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Case: 14-14658

Date Filed: 04/28/2015

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[DO NOT PUBLISH]

IN THE UNITED STATES COURT OF APPEALS


FOR THE ELEVENTH CIRCUIT
________________________
No. 14-14658
Non-Argument Calendar
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D.C. Docket No. 9:14-cv-80479-JIC

GEORGE EKINS,
an individual,
Plaintiff - Appellee,
v.
HARBOURSIDE FUNDING, LP,
a Florida limited partnership,
HARBOURSIDE FUNDING GP, LLC,
a Florida limited liability company,
FLORIDA REGIONAL CENTER, LLC,
a Florida limited liability company,
Defendants - Appellants.
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Appeal from the United States District Court
for the Southern District of Florida
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(April 28, 2015)

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Before JULIE CARNES, FAY, and EDMONDSON, Circuit Judges.

PER CURIAM:

Defendants Harbourside Funding, LP, Harbourside Funding GP, LLC, and


Florida Regional Center, LLC appeal the district courts grant of summary
judgment in favor of Plaintiff George Ekins, in Plaintiffs breach of contract case.
In this state-law controlled, diversity action, no reversible error has been shown;
we affirm.
Defendants were involved in financing a mixed-use real estate development
project called Harbourside Place, in Jupiter, Florida. Plaintiff entered into a
written agreement (the Consulting Agreement)1 with Defendants to provide
various services in connection with the development project. Defendants
eventually stopped making payments to Plaintiff under the Consulting Agreement,
and Plaintiff threatened to file suit.

The written agreement is in fact titled Summary of Principal Terms, 9/11/11, Harbourside
Place. This single written agreement has been referred to by three different names throughout
this proceeding: (1) as the Service Contract by the district court, (2) as the Consulting
Agreement by Plaintiff, and (3) as the Brokerage Agreement by Defendants. Because the
Settlement Agreement at issue in this appeal refers to the underlying written agreement as the
Consulting Agreement, we use that term.
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Plaintiff and Defendants 2 then entered into a Settlement Agreement and


General Release (Settlement Agreement). Briefly stated, Defendants agreed to
pay Plaintiff a total of $900,000 (to be paid in six installments) in exchange for
Plaintiffs release of Defendants from all claims arising out of the Consulting
Agreement.
Defendants made the first installment payment to Plaintiff under the
Settlement Agreement but failed to make further payment. In accordance with the
terms of the Settlement Agreement, Plaintiff provided written notice to Defendants
of the payment default, allowed Defendants time to cure the default, and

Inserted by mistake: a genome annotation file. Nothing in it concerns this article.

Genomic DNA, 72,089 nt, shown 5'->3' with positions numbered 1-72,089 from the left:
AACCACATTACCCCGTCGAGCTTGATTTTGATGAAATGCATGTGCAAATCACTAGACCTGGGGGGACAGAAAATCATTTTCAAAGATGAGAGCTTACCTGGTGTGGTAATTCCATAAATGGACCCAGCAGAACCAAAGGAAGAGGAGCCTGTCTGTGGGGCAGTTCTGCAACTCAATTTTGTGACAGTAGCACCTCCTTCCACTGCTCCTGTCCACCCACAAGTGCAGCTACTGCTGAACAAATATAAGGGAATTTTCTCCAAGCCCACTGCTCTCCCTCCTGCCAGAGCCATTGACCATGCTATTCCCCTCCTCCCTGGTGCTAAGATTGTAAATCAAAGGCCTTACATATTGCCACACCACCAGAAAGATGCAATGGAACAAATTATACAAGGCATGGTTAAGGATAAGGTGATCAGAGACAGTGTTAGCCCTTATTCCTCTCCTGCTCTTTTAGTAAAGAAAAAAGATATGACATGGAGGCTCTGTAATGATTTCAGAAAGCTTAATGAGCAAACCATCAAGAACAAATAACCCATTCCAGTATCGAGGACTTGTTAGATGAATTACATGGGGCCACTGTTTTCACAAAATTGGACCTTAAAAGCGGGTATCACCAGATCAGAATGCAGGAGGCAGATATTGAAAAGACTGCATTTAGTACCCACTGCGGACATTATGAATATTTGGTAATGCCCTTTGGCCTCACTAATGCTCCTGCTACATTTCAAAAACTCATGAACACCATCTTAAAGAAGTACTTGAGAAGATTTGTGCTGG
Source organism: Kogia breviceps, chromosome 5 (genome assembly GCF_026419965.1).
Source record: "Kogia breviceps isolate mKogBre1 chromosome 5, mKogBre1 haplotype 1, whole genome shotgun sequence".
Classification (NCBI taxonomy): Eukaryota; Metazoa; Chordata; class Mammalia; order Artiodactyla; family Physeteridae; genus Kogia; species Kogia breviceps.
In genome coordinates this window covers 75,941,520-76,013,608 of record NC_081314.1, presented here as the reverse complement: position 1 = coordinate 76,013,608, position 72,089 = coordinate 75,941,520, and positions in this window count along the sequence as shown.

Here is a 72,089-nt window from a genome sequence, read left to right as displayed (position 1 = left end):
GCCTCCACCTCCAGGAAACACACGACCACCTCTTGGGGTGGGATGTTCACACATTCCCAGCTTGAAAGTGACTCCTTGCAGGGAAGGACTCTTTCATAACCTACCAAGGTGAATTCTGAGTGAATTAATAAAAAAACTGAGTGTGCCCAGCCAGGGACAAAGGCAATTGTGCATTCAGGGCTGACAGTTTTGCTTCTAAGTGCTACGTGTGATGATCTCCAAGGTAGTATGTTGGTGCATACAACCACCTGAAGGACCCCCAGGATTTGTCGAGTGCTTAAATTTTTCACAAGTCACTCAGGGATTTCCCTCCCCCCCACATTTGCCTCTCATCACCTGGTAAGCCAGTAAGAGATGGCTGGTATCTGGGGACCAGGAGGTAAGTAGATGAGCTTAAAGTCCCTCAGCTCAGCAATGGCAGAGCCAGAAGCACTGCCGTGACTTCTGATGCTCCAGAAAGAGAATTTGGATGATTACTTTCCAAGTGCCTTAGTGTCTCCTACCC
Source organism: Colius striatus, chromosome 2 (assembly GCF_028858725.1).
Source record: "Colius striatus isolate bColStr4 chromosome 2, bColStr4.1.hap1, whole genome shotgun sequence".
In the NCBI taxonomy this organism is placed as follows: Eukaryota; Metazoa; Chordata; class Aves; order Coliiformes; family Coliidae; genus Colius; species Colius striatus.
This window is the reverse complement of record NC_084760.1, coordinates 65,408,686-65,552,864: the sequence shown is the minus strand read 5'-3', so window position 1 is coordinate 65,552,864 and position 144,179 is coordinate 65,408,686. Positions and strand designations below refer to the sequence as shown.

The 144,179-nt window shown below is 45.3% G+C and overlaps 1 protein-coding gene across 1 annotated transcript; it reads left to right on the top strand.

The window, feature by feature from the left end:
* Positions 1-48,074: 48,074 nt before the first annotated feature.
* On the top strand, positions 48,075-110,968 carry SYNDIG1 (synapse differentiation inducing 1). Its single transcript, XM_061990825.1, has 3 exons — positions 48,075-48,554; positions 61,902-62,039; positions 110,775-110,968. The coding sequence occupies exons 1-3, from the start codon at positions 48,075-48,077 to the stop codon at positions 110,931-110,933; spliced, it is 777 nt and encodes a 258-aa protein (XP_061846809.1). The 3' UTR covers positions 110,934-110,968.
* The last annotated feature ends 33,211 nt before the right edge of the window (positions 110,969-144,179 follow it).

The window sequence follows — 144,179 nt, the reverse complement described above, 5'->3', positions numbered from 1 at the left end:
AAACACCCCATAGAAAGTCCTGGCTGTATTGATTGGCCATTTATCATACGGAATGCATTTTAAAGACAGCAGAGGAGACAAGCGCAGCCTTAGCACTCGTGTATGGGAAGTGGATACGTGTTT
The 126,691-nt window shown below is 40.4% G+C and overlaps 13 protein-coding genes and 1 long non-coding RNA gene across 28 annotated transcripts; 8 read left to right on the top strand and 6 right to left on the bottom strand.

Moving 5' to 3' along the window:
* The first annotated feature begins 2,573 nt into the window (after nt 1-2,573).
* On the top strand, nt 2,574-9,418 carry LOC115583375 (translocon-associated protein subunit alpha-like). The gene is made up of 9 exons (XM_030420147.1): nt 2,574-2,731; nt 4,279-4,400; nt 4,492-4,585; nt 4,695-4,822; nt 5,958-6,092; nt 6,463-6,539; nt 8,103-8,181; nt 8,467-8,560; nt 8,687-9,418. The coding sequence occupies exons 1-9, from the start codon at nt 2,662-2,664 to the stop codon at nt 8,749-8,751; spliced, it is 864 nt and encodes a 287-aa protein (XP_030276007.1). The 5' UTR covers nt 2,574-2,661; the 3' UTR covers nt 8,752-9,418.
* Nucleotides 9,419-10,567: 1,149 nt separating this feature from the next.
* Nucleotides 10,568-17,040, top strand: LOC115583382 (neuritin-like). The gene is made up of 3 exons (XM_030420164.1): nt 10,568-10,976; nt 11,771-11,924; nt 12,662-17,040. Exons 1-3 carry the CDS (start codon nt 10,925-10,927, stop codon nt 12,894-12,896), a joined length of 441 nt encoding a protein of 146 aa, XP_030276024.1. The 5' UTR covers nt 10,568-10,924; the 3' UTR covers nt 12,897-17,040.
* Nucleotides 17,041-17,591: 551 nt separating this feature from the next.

accelerated the payments due under the Settlement Agreement. Plaintiff then filed
this civil action seeking enforcement of the Settlement Agreement.
The district court granted Plaintiffs motion for summary judgment. Then,
following a hearing, the district court denied Defendants motion for
reconsideration and entered final judgment in favor of Plaintiff.
We review the district courts grant of summary judgment de novo, viewing
the evidence and all reasonable factual inferences in the light most favorable to the
nonmoving party. Skop v. City of Atlanta, 485 F.3d 1130, 1136 (11th Cir. 2007).

Defendants dispute whether Harbourside Funding GP, LLC was in fact a party to the Settlement
Agreement. As discussed later in this opinion, we conclude that Harbourside Funding GP, LLC
is bound by the terms of the Settlement Agreement.
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Summary judgment is proper where no genuine issue of material fact exists and the
moving party is entitled to judgment as a matter of law. Id.
On appeal, Defendants first argue that the Settlement Agreement is
unenforceable under Fla. Stat. 475.41 which, briefly stated, invalidates contracts
for unlicensed brokerage services. Defendants allege that Plaintiff (who is not a
Florida-licensed broker) provided brokerage services pursuant to the Consulting
Agreement. As a result, Defendants contend that the Settlement Agreement
constitutes indirect payment to Plaintiff for unlicensed brokerage services and,
thus, is invalid under section 475.41.
In rendering a decision based on state substantive law, a federal court must
decide the case the way it appears the states highest court would. Ernie Haire
Ford, Inc. v. Ford Motor Co., 260 F.3d 1285, 1290 (11th Cir. 2001) (quotations
omitted). Where the states highest court has not spoken to an issue, we look to
decisions of the states intermediate appellate courts unless we are convinced by
other persuasive data that the highest court of the state would decide otherwise.
Mesa Air Group, Inc. v. Delta Air Lines, Inc., 573 F.3d 1124, 1131 n.9 (11th Cir.
2009).
According to the Florida Supreme Court, when statutory language is clear
and unambiguous and conveys a clear and definite meaning, . . the statute must be